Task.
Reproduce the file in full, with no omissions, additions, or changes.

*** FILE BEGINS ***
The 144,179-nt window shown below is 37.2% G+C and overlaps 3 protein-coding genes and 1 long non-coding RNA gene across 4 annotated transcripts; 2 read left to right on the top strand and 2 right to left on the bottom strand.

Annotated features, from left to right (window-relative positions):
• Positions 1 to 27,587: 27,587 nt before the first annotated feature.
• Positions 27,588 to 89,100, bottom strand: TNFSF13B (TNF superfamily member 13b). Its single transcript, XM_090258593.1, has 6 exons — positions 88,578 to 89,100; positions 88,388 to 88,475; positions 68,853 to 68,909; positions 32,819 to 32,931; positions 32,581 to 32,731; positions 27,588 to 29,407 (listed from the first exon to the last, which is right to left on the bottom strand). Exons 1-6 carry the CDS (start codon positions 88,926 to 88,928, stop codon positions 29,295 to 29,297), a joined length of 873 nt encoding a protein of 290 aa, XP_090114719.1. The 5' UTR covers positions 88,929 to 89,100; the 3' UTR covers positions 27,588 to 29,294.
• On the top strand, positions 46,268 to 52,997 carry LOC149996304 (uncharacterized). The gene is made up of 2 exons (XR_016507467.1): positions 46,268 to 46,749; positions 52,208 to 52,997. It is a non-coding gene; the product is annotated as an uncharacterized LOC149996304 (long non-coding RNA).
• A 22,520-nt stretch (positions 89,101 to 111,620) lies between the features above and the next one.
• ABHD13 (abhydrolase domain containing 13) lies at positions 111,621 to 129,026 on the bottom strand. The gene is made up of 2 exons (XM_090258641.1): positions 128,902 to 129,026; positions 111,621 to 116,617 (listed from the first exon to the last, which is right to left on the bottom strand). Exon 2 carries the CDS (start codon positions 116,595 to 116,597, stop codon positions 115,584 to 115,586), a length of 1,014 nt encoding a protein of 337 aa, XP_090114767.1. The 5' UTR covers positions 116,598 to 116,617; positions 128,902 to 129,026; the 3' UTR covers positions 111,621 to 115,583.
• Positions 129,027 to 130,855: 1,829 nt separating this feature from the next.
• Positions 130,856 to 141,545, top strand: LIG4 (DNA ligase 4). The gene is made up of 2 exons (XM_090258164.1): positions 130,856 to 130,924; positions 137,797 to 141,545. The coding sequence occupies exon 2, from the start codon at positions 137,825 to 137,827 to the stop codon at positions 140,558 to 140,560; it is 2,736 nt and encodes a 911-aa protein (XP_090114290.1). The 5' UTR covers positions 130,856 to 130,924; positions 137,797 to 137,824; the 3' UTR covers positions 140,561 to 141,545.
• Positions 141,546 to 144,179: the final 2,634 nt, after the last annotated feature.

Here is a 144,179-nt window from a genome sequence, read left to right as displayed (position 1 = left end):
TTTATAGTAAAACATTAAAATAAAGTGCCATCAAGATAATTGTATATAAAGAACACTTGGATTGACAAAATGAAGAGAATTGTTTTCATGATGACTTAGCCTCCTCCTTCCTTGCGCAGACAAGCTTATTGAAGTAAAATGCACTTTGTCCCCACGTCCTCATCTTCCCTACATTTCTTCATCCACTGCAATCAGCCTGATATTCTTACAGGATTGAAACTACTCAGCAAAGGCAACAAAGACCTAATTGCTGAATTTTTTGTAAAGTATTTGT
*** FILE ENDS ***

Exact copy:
The 144,179-nt window shown below is 37.2% G+C and overlaps 3 protein-coding genes and 1 long non-coding RNA gene across 4 annotated transcripts; 2 read left to right on the top strand and 2 right to left on the bottom strand.

Annotated features, from left to right (window-relative positions):
• Positions 1 to 27,587: 27,587 nt before the first annotated feature.
• Positions 27,588 to 89,100, bottom strand: TNFSF13B (TNF superfamily member 13b). Its single transcript, XM_090258593.1, has 6 exons — positions 88,578 to 89,100; positions 88,388 to 88,475; positions 68,853 to 68,909; positions 32,819 to 32,931; positions 32,581 to 32,731; positions 27,588 to 29,407 (listed from the first exon to the last, which is right to left on the bottom strand). Exons 1-6 carry the CDS (start codon positions 88,926 to 88,928, stop codon positions 29,295 to 29,297), a joined length of 873 nt encoding a protein of 290 aa, XP_090114719.1. The 5' UTR covers positions 88,929 to 89,100; the 3' UTR covers positions 27,588 to 29,294.
• On the top strand, positions 46,268 to 52,997 carry LOC149996304 (uncharacterized). The gene is made up of 2 exons (XR_016507467.1): positions 46,268 to 46,749; positions 52,208 to 52,997. It is a non-coding gene; the product is annotated as an uncharacterized LOC149996304 (long non-coding RNA).
• A 22,520-nt stretch (positions 89,101 to 111,620) lies between the features above and the next one.
• ABHD13 (abhydrolase domain containing 13) lies at positions 111,621 to 129,026 on the bottom strand. The gene is made up of 2 exons (XM_090258641.1): positions 128,902 to 129,026; positions 111,621 to 116,617 (listed from the first exon to the last, which is right to left on the bottom strand). Exon 2 carries the CDS (start codon positions 116,595 to 116,597, stop codon positions 115,584 to 115,586), a length of 1,014 nt encoding a protein of 337 aa, XP_090114767.1. The 5' UTR covers positions 116,598 to 116,617; positions 128,902 to 129,026; the 3' UTR covers positions 111,621 to 115,583.
• Positions 129,027 to 130,855: 1,829 nt separating this feature from the next.
• Positions 130,856 to 141,545, top strand: LIG4 (DNA ligase 4). The gene is made up of 2 exons (XM_090258164.1): positions 130,856 to 130,924; positions 137,797 to 141,545. The coding sequence occupies exon 2, from the start codon at positions 137,825 to 137,827 to the stop codon at positions 140,558 to 140,560; it is 2,736 nt and encodes a 911-aa protein (XP_090114290.1). The 5' UTR covers positions 130,856 to 130,924; positions 137,797 to 137,824; the 3' UTR covers positions 140,561 to 141,545.
• Positions 141,546 to 144,179: the final 2,634 nt, after the last annotated feature.

Here is a 144,179-nt window from a genome sequence, read left to right as displayed (position 1 = left end):
TTTATAGTAAAACATTAAAATAAAGTGCCATCAAGATAATTGTATATAAAGAACACTTGGATTGACAAAATGAAGAGAATTGTTTTCATGATGACTTAGCCTCCTCCTTCCTTGCGCAGACAAGCTTATTGAAGTAAAATGCACTTTGTCCCCACGTCCTCATCTTCCCTACATTTCTTCATCCACTGCAATCAGCCTGATATTCTTACAGGATTGAAACTACTCAGCAAAGGCAACAAAGACCTAATTGCTGAATTTTTTGTAAAGTATTTGT